The style of animation is not without purpose, though. It works in conjunction with other stylistic choices that tie into the film's themes. The stop-motion animation puppets have a robotic aesthetic to them, even going so far as to show plainly how their heads are fake. The voices of the ancillary characters are dubbed identically, as well. For quite some time, the only character who appears to be genuine is the main character, Michael Stone. He is a man who appears emotionally lost in a world where everything feels disconnected and dehumanized (ironic when you consider his expertise is customer service) until he accidentally chances upon the character of Lisa. Despite her awkward and quirky demeanor, Michael immediately becomes infatuated with this young woman who he sees as the only other real soul apart from himself.
The plot of the film is surprisingly straightforward when pitted against Kaufman's other screenplays. One could even argue that it's more similar to something like 'Up in the Air' than 'Synecdoche, New York', for example. But while this may not be Kaufman's most challenging narrative, there is something about this film that lingers in the mind of the viewer. There's a deceptive amount of psychological depth to the characters and the story is tinged with melancholy. There's a moment in the film where Michael tells Lisa that there's something exceptional about her, even if he can't say what it is. Whether this is a genuine statement on his part could be debated, but it sums up how I felt about the film when I left the theater. It's a movie that rewards post-viewing reflection, as we consider who these characters are and how their experience changes them - or not, as the case may be.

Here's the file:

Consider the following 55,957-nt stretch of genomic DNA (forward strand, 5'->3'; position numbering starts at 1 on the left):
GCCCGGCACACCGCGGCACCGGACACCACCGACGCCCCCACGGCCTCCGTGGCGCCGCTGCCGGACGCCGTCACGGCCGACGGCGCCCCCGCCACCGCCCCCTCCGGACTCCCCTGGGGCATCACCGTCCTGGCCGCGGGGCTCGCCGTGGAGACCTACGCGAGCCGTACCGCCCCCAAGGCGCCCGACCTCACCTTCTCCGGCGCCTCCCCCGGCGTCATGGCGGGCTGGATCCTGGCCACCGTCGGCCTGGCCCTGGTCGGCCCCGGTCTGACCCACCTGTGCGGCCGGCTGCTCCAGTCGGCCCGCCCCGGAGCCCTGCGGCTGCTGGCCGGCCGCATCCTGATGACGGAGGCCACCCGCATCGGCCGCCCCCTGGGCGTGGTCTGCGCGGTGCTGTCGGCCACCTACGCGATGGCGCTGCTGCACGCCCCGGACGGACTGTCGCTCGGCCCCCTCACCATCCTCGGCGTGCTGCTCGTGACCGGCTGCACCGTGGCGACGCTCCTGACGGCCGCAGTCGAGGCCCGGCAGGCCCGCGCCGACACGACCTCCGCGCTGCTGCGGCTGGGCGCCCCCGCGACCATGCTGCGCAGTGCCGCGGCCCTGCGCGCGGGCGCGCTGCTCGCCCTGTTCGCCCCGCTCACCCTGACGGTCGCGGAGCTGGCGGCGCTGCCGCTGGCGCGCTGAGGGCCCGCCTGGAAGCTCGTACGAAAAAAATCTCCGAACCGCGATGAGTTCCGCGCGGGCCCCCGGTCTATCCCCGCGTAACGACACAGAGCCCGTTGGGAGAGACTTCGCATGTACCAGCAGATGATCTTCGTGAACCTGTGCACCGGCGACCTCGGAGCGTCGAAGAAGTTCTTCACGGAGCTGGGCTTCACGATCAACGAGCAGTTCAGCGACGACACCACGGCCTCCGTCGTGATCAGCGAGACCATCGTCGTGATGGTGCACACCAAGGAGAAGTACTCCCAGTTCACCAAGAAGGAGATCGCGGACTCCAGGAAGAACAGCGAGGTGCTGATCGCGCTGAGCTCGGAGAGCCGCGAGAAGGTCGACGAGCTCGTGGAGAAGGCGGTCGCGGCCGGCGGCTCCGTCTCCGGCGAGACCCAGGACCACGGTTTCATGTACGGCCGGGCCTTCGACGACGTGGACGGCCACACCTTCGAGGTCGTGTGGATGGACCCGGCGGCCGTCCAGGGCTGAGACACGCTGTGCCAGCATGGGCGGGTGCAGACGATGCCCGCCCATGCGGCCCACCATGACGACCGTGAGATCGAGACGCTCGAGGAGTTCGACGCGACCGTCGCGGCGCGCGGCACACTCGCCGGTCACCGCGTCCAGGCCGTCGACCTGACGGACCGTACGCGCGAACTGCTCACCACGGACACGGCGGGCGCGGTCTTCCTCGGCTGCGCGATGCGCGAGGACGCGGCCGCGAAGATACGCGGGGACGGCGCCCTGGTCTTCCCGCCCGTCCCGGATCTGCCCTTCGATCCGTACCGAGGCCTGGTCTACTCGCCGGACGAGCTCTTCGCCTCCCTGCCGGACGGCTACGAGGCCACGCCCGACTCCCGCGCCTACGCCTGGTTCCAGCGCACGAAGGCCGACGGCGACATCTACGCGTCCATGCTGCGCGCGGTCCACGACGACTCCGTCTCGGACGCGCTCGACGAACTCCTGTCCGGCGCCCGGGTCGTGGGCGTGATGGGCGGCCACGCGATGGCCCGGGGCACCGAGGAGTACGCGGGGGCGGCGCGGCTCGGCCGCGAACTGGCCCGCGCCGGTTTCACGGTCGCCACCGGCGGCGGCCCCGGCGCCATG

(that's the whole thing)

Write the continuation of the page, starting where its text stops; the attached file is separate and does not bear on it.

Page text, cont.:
Mistress America plays out like a screwball New York comedy in the style of Woody Allen. If that sounds like something up your alley, then you're likely to enjoy this. The jokes are fast paced and layered, giving the film a freshness and vitality that I find very endearing. As the plot moves along there's quite a bit of situational comedy as well, which makes it increasingly engaging. This culminates in a chaotic episode at the posh house of Mamie-Claire, Brooke's longtime rival who she contends stole her t-shirt idea and her cats. The craziness that ensues is genuinely delightful.
The chemistry between Greta Gerwig and Lola Kirke is funny and works dramatically as well. Both actresses do an impressive job here, but it's Gerwig who is the standout in this film, establishing herself as both a talented comedic actress as well as a savvy co-writer. Part of what I like about the script is that it's not overly ambitious or be the voice of a generation like other indie films often try to do. Admittedly, Brooke's character represents fading youth and is professionally adrift like a lot of her contemporaries. However, this is a movie that mainly thrives on its wit and the compelling relationship between these two young women. It's a light film, but it's a lot of fun.